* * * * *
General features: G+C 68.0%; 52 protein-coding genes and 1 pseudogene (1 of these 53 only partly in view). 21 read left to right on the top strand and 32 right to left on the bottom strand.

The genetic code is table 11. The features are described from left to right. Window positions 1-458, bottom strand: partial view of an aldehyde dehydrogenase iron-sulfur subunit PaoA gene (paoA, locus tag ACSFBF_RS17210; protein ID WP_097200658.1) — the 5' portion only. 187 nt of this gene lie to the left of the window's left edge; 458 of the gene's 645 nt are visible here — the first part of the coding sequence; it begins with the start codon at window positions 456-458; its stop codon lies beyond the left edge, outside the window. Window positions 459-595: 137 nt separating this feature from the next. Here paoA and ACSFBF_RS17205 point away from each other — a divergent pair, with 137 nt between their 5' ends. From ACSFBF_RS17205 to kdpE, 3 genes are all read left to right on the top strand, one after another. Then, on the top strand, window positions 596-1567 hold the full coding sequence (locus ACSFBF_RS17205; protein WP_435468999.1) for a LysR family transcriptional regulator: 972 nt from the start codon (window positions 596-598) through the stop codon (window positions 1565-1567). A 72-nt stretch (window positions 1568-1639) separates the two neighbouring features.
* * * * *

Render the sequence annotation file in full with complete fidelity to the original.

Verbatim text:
General features: G+C 68.0%; 52 protein-coding genes and 1 pseudogene (1 of these 53 only partly in view). 21 read left to right on the top strand and 32 right to left on the bottom strand.

The genetic code is table 11. The features are described from left to right. Window positions 1-458, bottom strand: partial view of an aldehyde dehydrogenase iron-sulfur subunit PaoA gene (paoA, locus tag ACSFBF_RS17210; protein ID WP_097200658.1) — the 5' portion only. 187 nt of this gene lie to the left of the window's left edge; 458 of the gene's 645 nt are visible here — the first part of the coding sequence; it begins with the start codon at window positions 456-458; its stop codon lies beyond the left edge, outside the window. Window positions 459-595: 137 nt separating this feature from the next. Here paoA and ACSFBF_RS17205 point away from each other — a divergent pair, with 137 nt between their 5' ends. From ACSFBF_RS17205 to kdpE, 3 genes are all read left to right on the top strand, one after another. Then, on the top strand, window positions 596-1567 hold the full coding sequence (locus ACSFBF_RS17205; protein WP_435468999.1) for a LysR family transcriptional regulator: 972 nt from the start codon (window positions 596-598) through the stop codon (window positions 1565-1567). A 72-nt stretch (window positions 1568-1639) separates the two neighbouring features.